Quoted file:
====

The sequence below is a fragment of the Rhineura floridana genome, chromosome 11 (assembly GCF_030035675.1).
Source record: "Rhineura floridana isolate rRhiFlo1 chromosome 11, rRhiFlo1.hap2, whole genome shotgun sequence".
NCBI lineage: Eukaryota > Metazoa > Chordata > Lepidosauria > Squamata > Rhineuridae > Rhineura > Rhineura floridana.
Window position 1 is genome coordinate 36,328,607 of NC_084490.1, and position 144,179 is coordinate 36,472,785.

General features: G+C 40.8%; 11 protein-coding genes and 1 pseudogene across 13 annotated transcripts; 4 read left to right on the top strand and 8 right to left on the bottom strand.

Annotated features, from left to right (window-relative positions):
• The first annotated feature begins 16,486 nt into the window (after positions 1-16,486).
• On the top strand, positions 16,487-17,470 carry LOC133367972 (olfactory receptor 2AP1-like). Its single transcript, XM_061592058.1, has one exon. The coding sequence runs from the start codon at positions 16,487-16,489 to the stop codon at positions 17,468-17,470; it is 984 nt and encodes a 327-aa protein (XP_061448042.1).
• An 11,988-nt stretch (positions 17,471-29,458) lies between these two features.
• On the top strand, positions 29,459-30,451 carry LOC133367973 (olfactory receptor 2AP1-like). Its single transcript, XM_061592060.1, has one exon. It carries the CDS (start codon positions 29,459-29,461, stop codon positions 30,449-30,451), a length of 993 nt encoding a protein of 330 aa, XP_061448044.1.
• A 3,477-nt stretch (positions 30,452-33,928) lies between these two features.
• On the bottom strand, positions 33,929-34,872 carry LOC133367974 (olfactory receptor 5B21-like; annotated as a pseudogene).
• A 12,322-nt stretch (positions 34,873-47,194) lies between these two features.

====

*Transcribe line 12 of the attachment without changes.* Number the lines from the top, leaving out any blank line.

• On the bottom strand, positions 33,929-34,872 carry LOC133367974 (olfactory receptor 5B21-like; annotated as a pseudogene).